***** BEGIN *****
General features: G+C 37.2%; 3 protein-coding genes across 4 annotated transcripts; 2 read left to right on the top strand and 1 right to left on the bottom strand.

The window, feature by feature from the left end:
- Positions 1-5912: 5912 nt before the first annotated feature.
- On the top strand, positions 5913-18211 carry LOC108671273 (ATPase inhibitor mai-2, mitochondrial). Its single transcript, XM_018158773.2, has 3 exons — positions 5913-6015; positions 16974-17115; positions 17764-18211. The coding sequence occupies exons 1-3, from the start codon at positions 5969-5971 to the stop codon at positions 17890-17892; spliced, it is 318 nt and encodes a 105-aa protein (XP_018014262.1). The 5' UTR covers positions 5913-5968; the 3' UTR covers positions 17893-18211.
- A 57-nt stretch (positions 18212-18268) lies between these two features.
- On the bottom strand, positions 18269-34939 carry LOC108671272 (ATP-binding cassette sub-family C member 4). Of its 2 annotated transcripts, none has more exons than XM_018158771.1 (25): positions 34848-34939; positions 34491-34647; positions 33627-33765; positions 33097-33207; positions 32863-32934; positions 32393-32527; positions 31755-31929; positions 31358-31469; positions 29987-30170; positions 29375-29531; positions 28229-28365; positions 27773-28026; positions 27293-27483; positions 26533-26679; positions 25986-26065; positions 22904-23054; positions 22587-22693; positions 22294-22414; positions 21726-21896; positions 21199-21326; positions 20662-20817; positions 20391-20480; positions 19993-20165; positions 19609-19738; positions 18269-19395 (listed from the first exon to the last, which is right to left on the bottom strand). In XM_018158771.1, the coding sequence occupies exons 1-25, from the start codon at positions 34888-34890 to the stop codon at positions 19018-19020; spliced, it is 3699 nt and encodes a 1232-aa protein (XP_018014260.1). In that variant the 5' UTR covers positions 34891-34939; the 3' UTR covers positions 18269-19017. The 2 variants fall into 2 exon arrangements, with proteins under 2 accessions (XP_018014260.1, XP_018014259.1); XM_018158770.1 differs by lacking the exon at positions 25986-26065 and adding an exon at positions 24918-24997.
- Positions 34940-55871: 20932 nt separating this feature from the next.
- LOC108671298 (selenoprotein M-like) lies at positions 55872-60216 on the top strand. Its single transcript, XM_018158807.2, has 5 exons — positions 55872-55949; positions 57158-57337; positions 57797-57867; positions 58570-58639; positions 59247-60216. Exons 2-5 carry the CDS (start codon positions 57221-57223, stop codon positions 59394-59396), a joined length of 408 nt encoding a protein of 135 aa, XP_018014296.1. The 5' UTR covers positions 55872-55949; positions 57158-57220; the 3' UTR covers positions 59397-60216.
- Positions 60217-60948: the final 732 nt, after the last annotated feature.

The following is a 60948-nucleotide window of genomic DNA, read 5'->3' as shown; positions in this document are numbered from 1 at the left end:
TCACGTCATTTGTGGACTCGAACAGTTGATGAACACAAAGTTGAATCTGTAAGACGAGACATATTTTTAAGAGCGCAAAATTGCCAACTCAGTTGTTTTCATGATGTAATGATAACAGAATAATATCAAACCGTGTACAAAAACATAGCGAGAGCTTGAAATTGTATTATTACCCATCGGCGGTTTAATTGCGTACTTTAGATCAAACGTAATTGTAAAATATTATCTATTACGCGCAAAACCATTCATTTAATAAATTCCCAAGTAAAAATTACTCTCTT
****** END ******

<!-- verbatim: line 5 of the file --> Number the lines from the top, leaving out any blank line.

- A 57-nt stretch (positions 18212-18268) lies between these two features.